Rendezvous 2010: Beaver Island

Ariel anchored in St. James Harbor, 2008

It’s official: The Lake Michigan Cape Dory Rendezvous is scheduled for August 2-6 in St. James Harbor, Beaver Island. Mark your calendar and set aside the dates! Ariel and her crew will be anchored in the harbor and look forward to meeting up with other Cape Dorys and their owners.

For information about Beaver Island, visit the Beaver Island Chamber of Commerce website, or read David VanDenburgh’s harbor report.

For those interested in driving in, the Emerald Isle Ferry offers daily arrivals and there are a couple of motels for lodging. There may even be room aboard a boat.

If you are interested in attending and have questions, feel free to leave a comment here and someone will get back to you. Hope to see you there!

Got Plans?

There is a movement afoot to coordinate cruising schedules for a rendezvous somewhere on Lake Michigan sometime during the summer. And, yes, that is as specific as one can be at this point. So, we’re asking: where are you going to be, and when?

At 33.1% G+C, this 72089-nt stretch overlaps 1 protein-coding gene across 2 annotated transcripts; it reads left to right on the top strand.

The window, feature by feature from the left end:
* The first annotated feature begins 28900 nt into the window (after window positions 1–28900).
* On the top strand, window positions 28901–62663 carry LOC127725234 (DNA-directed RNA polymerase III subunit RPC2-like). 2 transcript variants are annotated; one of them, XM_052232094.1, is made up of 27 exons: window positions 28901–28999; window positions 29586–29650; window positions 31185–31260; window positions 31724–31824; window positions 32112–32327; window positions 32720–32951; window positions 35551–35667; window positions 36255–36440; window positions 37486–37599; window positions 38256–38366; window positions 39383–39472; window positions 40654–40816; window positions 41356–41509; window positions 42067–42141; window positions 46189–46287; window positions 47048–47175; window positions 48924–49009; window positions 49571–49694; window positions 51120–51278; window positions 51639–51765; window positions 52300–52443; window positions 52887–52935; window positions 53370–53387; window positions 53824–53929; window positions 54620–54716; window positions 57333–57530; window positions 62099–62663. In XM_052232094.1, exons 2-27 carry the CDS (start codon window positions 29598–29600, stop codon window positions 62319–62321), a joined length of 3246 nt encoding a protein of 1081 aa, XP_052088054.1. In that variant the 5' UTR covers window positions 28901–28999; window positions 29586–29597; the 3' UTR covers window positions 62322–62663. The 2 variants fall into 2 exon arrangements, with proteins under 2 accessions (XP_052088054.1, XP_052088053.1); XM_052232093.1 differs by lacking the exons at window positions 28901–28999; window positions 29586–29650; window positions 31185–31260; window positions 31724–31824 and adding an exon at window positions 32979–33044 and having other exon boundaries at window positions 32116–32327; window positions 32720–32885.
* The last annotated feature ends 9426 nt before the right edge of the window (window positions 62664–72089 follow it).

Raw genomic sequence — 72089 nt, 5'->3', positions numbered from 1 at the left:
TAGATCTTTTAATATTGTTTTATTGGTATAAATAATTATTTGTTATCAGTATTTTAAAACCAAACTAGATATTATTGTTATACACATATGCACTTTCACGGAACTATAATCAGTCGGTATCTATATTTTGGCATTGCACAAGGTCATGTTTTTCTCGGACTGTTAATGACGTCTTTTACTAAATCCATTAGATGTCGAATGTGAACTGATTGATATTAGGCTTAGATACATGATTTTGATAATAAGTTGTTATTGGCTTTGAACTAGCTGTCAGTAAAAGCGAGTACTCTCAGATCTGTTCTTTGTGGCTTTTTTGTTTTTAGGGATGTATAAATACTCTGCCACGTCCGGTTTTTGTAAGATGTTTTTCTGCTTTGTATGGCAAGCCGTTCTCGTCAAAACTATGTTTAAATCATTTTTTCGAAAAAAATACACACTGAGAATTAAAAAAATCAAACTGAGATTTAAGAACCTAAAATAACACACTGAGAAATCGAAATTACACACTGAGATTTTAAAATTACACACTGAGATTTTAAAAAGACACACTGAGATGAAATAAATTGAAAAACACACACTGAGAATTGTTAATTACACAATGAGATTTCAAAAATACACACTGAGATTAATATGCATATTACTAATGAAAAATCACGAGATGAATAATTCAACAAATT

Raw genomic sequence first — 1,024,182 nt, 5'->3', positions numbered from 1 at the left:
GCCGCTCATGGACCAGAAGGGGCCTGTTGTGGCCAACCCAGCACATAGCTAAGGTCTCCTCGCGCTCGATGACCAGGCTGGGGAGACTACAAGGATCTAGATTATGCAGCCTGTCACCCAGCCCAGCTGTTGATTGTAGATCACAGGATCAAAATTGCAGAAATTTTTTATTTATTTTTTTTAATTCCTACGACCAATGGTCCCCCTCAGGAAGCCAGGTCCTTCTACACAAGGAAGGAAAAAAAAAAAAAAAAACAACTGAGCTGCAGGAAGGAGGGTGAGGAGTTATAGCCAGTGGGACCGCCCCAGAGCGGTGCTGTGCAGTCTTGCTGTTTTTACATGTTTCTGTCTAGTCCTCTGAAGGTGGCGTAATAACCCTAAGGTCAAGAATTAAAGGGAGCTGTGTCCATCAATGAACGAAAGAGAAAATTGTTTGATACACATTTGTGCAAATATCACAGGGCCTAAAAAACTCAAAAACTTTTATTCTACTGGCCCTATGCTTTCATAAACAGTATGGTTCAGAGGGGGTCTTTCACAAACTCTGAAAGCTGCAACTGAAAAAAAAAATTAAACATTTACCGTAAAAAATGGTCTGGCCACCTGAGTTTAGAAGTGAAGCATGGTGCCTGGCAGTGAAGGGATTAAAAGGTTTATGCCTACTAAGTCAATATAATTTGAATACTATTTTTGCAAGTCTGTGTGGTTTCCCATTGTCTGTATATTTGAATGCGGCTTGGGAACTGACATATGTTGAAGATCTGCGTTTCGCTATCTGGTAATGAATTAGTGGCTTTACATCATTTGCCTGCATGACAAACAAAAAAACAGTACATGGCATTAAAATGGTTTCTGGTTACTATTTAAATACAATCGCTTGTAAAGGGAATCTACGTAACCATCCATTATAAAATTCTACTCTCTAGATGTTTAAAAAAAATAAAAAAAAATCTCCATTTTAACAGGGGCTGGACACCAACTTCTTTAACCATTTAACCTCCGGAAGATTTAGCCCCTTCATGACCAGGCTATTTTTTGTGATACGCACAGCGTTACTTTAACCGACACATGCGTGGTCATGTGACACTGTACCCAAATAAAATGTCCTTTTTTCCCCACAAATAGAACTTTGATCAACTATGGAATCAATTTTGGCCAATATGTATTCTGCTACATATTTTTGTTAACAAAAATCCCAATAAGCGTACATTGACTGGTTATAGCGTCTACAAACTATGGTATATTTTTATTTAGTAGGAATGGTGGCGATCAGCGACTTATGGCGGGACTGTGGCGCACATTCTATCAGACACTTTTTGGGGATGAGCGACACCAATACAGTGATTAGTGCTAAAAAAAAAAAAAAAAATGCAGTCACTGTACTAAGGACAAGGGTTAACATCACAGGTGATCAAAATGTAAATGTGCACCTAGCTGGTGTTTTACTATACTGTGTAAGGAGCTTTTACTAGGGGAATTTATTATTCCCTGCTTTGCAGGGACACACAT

Great Lakes Fleet Captain Ed Haley, Mike Ritenour of s/v LaVida, and a few others are eager to support Lake Michigan events. To that end, they’d like to participate in our event, whether by boat or by RV, they just need to know how to plan.

The crew of Ariel, David and David VanDenburgh, proposed meeting up sometime during the first week of August. Possible destinations include Beaver Island’s St. James Harbor, Charlevoix, Pentwater, or Traverse Bay. For those who can’t make it by boat, driving in is always a possibility (the Emerald Isle ferry out of Charlevoix travels to Beaver Island).

If you’d like to participate or offer some date/destination suggestions, either contact me via email or by leaving a comment to this post. We’re pretty flexible and plan on sailing whether there’s an event or not. What does your summer sailing schedule look like?

U.S. Unveils Plan to Keep Asian Carp Out of Great Lakes

By Douglas Belkin | WSJ

Federal officials Monday unveiled a multi-pronged attack to keep Asian carp out of the Great Lakes and prevent an invasion that could potentially devastate a $7 billion recreation fishing industry.